Establish core working hours: Strive for core, overlapping hours when the entire team is available to work. This is especially important when your hybrid workforce is spread across multiple time zones. Schedule team meetings and plan collaboration during these core hours. This will optimize work times on products, and give engineers room to be hands-on with the keyboard. Then aim to schedule solo activities, one-to-ones and other activities outside of those core hours.
Provide detailed documentation: Embrace the use of digital whiteboards like Miro that have sticky-notes features to facilitate remote collaboration and offer an easily referenceable record for newcomers. This helps teams replicate the value of an in-person workshop with a digital whiteboard that everyone can reference individually, keeping all your work in one place. Also, encourage team members to create Personal User Manuals. These online documents can be used to learn each others’ personal preferences, values, and habits. The goal is to understand one another better so everyone can work together better on an ongoing basis. Knowing how each person ticks will help avoid possible obstacles and ensure stronger working relationships.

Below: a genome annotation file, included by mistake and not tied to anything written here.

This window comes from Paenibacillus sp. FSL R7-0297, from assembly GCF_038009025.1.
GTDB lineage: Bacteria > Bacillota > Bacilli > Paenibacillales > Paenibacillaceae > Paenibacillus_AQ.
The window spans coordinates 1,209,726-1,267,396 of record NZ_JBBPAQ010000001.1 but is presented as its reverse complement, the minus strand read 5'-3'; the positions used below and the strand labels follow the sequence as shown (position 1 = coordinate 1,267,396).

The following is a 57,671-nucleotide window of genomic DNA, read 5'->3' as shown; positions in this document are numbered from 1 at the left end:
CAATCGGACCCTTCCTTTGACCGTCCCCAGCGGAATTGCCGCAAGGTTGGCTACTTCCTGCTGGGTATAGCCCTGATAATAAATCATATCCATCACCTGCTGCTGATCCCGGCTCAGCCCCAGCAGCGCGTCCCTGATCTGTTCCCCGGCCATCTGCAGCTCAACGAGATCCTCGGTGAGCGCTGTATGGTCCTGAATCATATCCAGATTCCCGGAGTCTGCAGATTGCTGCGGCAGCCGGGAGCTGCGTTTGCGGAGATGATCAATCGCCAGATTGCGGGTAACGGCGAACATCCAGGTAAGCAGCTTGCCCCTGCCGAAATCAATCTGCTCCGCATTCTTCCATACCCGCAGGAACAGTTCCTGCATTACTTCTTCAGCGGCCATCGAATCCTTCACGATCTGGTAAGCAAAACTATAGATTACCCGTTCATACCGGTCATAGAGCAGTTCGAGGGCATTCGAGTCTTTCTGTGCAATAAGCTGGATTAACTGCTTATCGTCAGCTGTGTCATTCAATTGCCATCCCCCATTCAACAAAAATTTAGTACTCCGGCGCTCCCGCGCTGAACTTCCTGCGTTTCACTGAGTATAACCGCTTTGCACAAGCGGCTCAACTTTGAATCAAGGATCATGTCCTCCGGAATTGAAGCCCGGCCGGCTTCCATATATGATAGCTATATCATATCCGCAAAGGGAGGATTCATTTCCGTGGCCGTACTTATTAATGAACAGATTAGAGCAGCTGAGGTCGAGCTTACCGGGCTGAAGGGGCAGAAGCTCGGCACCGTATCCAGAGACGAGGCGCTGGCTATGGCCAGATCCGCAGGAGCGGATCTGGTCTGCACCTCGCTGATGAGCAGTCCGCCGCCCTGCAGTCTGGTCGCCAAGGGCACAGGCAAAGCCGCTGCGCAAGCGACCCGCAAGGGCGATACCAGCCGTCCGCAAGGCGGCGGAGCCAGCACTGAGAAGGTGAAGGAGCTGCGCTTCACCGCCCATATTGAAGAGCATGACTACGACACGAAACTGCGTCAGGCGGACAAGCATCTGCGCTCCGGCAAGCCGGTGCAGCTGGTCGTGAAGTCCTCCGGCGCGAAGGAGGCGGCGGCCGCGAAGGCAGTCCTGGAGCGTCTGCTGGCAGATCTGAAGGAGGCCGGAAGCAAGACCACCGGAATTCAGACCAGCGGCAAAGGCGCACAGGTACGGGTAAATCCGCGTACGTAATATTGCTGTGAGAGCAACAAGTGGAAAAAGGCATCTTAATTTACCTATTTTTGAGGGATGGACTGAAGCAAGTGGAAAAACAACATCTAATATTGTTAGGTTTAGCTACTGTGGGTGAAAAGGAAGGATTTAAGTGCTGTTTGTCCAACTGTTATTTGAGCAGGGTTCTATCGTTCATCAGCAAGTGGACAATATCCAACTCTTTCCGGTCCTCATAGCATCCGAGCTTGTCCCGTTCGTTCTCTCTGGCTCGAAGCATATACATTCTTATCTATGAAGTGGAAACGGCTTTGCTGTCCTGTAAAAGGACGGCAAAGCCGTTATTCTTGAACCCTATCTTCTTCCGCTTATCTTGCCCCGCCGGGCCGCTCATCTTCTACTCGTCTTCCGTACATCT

The hurdles of hybrid work
Pairing can be a challenge: Since many hybrid teams spend a great deal of time video-chatting and screen-sharing with teammates for extended, intense periods, it can be difficult to pull people away so they can stay connected with each other socially. That’s where core hours and team activities can help, along with implementing innovative techniques such as remote pair programming.
Having too many meetings: Finding time to do heads-down work now that there are more meetings can be difficult. With a hybrid workforce, companies need to be intentional about meetings, such as specifying agendas, goals, and providing reference materials in invites. We’ve found it helpful to gather feedback about recurring meetings; if they are ineffective, consider canceling or changing future occurrences.